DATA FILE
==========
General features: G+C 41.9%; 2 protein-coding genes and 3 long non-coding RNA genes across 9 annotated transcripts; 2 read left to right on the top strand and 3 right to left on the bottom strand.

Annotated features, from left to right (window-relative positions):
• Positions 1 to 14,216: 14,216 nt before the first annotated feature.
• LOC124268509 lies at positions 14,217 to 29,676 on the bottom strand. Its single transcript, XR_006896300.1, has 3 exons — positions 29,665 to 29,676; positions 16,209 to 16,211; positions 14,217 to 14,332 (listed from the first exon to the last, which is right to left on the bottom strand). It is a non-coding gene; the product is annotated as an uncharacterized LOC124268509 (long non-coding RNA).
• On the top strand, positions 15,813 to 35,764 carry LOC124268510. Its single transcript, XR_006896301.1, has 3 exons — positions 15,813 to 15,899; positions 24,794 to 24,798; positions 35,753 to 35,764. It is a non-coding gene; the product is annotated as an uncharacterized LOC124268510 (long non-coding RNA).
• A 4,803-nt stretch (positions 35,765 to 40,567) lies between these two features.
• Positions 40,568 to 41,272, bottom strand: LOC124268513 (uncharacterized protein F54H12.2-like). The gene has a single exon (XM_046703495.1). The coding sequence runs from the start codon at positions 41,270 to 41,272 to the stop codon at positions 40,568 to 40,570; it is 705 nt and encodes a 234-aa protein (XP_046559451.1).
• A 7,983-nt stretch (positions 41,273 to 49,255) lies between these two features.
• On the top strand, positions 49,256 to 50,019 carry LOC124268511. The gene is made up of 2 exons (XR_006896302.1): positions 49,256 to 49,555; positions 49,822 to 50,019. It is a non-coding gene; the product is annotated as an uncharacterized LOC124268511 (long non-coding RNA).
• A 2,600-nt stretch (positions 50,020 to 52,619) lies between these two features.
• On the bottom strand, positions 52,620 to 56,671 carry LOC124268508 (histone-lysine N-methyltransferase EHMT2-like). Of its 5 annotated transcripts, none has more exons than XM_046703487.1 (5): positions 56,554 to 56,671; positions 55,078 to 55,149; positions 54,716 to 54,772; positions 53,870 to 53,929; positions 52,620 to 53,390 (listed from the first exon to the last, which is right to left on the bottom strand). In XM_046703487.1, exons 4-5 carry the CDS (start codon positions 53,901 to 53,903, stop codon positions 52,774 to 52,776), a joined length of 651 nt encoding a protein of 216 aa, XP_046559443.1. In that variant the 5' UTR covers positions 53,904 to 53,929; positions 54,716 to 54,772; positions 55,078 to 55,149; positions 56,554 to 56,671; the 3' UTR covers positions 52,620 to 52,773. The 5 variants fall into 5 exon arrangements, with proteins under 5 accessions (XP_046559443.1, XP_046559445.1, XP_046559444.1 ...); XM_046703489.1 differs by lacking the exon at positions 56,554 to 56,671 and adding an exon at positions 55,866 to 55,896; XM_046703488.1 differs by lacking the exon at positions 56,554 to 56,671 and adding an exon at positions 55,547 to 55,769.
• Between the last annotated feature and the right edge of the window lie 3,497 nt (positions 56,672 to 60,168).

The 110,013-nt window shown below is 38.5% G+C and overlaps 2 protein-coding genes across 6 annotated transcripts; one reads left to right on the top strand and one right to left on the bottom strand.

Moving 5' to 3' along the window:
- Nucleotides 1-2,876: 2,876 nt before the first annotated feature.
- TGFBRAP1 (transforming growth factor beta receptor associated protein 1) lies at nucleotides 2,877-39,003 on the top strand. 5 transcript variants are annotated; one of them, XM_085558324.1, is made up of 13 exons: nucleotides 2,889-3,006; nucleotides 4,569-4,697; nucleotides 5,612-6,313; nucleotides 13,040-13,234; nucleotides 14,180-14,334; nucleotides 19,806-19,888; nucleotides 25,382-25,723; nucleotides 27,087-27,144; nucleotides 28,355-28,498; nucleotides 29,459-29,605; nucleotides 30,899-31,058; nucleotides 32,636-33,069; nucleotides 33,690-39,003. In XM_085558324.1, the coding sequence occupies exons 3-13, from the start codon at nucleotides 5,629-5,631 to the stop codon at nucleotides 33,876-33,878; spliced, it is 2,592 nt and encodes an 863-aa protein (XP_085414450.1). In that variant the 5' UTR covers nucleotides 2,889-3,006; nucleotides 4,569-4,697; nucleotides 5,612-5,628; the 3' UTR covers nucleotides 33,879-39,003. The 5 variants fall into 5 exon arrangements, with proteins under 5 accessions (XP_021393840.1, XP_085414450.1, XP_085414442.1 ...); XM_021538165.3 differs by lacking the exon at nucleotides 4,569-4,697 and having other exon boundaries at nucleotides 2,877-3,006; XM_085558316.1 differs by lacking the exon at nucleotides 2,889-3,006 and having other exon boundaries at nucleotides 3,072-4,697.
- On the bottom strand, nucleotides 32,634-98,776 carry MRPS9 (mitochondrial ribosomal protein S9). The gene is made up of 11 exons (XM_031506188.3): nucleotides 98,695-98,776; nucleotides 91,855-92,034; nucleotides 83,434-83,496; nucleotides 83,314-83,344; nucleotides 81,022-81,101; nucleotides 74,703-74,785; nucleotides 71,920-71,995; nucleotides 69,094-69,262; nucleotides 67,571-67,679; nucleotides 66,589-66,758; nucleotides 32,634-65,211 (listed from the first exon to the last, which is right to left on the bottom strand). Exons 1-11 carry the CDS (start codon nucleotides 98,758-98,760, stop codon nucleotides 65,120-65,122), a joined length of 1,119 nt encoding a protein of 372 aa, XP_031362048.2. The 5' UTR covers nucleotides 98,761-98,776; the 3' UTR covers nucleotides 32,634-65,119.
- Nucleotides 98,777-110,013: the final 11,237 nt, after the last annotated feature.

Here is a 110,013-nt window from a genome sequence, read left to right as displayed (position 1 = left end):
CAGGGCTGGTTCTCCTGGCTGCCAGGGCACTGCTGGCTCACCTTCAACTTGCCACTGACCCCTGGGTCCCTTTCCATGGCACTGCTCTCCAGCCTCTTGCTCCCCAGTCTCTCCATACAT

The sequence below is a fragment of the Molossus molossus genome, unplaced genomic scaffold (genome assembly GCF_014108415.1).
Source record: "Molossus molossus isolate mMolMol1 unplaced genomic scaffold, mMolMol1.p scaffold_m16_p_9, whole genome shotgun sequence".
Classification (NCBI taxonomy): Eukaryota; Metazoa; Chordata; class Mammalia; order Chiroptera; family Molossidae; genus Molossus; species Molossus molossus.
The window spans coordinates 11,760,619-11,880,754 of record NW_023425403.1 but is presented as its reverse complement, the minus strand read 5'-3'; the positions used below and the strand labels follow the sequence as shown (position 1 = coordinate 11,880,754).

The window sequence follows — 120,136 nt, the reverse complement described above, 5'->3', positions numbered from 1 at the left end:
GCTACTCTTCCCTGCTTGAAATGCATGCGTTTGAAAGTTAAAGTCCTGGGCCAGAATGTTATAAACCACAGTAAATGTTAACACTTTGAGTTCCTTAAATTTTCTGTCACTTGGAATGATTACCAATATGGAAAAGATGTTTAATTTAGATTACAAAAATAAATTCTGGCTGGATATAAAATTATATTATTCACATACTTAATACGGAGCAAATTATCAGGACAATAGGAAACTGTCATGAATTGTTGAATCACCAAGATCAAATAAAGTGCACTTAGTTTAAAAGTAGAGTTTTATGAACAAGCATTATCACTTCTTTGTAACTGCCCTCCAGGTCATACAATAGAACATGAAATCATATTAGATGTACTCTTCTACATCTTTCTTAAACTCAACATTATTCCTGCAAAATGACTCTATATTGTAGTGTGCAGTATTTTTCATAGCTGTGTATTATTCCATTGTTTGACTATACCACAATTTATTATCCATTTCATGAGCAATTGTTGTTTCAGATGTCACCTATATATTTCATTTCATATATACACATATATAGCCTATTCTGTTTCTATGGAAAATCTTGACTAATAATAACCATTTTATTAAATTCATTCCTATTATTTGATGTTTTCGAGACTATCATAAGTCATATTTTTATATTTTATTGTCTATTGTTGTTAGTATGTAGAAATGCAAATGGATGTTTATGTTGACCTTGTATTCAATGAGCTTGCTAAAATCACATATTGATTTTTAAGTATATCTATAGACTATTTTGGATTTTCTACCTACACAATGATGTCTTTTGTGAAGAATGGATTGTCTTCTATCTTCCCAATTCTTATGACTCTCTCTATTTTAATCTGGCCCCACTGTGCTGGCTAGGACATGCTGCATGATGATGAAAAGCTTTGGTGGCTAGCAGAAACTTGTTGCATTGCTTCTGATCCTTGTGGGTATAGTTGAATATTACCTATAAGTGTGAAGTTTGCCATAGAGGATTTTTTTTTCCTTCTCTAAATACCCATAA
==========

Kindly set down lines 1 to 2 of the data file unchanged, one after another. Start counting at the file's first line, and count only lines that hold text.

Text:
General features: G+C 41.9%; 2 protein-coding genes and 3 long non-coding RNA genes across 9 annotated transcripts; 2 read left to right on the top strand and 3 right to left on the bottom strand.

Annotated features, from left to right (window-relative positions):